Viewers have been following the Calzona, as some fans like to call it, relationship with much interest through its tempestuous twists and turns. Grey’s went out on a limb in the fifth season by daring to reorient a character viewers had interacted with as straight, and turning Dr. Callie Torres (Sara Ramirez) into a bisexual character with the famous ‘glasses moment’ with Dr. Erica Hahn (Brooke Smith) in bed. First the show was praised for depicting bisexuality, and then it was slammed for Dr. Hahn’s abrupt departure, which smelled of gaywashing to some viewers.
The promotionals for ABC’s version of Secret Millionaire, yet another UK show being remade in the United States (as well as Australia), promise viewers a series where people with pots of money will ‘go undercover’ to find ‘deserving poor’ in desperate communities across the United States, lavishing them with gifts of money at the end of their brief stays in the slums. Tricks of cinematography show us shiny, glossy, softly-focused lives in mansions with car collections before switching to dark, grimy life in the impoverished communities of the United States, complete with serious mood music to underscore the scenes of gripping poverty.
The show’s debut on Sunday did not disappoint when it comes to poverty porn and slum tourism at its best; the Victorians may have thought they had it nailed, but ABC may have topped them in terms of sheer maudlin schmaltz. This week’s millionaire, Dani Johnson, was tailormade for the show–she went from a childhood of hardship and poverty to being a millionaire by her early 20s. Johnson even helpfully uses the phrase ‘bootstrapping’ multiple times to remind viewers on her stance on making it in the world: If you work hard enough, and deserve it hard enough, you can have anything you want.
Hold on to your hats on 3 April, because the Borgias are coming to prime time. Showtime announces that ‘The Borgias will be a complex, unvarnished portrait of one of history’s most intriguing and infamous dynastic families.’ Not content with US remakes of European television, apparently we’ve moved on to US remakes of European history. After the success of The Tudors, Showtime has obviously scented money in the water and it’s willing to back it up with serious investment, with an up-front order of 10 hour long episodes that can’t come on a cheap budget when you’re talking about depicting the circles of power in 15th century Italy. Gilt alone is probably going to run them more than I make in a year.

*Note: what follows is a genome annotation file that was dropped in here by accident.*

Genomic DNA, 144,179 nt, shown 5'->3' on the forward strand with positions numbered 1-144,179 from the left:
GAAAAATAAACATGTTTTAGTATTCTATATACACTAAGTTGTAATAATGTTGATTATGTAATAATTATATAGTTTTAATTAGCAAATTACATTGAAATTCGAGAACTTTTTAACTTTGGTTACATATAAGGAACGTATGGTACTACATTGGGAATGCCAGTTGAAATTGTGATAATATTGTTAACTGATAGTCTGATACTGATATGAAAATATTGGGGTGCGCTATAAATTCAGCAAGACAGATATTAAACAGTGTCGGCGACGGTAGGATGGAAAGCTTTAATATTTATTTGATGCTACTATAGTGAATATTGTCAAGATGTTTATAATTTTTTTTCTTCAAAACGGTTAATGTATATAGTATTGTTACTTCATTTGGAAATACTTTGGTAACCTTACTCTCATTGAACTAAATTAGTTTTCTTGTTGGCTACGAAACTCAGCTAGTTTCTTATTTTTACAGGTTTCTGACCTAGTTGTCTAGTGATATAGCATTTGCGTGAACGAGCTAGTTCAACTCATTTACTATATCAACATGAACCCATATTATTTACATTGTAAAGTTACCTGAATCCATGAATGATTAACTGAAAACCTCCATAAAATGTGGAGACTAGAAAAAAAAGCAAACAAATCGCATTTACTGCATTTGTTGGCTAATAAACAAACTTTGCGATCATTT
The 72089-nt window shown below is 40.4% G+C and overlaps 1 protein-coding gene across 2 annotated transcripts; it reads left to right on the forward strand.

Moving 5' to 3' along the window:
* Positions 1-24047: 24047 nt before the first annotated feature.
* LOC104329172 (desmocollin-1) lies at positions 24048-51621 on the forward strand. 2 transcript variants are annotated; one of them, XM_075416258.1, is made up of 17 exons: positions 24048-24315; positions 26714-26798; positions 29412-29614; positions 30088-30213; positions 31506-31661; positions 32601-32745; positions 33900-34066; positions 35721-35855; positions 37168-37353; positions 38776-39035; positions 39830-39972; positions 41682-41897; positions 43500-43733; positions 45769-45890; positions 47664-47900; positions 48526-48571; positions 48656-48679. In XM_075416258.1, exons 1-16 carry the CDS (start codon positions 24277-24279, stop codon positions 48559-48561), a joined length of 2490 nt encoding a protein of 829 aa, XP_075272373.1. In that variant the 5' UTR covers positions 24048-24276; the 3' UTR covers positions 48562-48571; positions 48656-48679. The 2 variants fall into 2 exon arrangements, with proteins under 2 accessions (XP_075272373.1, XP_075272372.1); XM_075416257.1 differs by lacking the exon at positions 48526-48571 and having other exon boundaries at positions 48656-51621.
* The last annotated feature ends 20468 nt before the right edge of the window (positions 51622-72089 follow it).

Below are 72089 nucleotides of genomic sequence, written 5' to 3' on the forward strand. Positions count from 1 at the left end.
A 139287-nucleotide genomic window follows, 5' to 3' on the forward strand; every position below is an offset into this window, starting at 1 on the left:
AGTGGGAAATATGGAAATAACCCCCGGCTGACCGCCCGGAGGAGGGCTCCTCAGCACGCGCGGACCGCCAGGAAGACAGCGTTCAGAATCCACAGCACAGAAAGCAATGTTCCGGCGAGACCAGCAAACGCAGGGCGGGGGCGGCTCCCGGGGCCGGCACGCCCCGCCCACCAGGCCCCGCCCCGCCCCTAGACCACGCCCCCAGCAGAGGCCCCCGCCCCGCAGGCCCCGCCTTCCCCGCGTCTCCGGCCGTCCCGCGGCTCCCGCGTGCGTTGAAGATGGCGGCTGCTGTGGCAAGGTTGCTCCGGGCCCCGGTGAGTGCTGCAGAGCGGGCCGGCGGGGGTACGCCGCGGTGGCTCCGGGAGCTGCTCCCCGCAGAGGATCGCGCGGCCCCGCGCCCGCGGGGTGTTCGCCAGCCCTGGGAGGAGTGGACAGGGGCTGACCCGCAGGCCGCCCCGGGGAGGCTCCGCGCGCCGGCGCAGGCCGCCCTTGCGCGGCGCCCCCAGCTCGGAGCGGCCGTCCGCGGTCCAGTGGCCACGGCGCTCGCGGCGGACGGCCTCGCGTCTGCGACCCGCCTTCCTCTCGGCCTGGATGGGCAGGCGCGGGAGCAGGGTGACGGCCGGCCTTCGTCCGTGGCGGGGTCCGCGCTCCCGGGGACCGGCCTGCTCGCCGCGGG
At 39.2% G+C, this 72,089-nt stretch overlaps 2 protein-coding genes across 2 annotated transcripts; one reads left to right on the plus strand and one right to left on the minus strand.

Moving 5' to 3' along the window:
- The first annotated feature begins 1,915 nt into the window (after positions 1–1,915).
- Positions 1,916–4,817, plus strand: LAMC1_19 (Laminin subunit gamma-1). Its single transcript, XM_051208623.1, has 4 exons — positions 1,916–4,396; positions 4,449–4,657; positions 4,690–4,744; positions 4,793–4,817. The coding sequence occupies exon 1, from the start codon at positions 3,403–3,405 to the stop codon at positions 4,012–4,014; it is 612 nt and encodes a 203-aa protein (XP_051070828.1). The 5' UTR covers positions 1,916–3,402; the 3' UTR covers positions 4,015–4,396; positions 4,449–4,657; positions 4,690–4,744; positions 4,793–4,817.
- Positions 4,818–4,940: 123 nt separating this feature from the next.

Starring Jeremy Irons as Rodrigo Borgia and tantalising us with creative talent like Neil Jordan (The Crying Game), the show promises to be filled with epic storylines, because the Borgias were no slackers when it came to leading action-packed, duplicitous, and scheming lives. US audiences appear to have recently acquired a taste for high-flying historical dramas, something audiences in places like Britain have already been enjoying for decades. I’m placing bets on The Romanovs next, given that the tragic downfall of royal dynasties is part of the appeal. We like royalty here, but we don’t like to let them get too royal.
UK import Downton Abbey wrapped up its stint on PBS last weekend, complete with an appeasing note to viewers already howling about the ending (gosh, I hope the outbreak of the First World War wasn’t a spoiler for anyone), noting that another season is in production and will hopefully be making its way here soon. Helmed by Julian Fellowes of Gosford Park fame, the show has made a big splash on both sides of the pond, and no wonder; it represents British drama at its best, such a brilliant distillation of art and culture that producers in the US didn’t dare attempt to produce a hamfisted ‘adaptation’ to sully the airwaves, instead going straight to the source.
Set in the tense years before the outbreak of World War I, Downton Abbey could fall into the trap of glamorising the golden age. It’s certainly set up to do so, with the drama revolving around the lives of the Earl of Grantham (Hugh Bonneville) and his family living in a great manor house, the titular character. And make no mistake, Downtown Abbey is a character in the drama, just as the costuming and setting also play vital roles.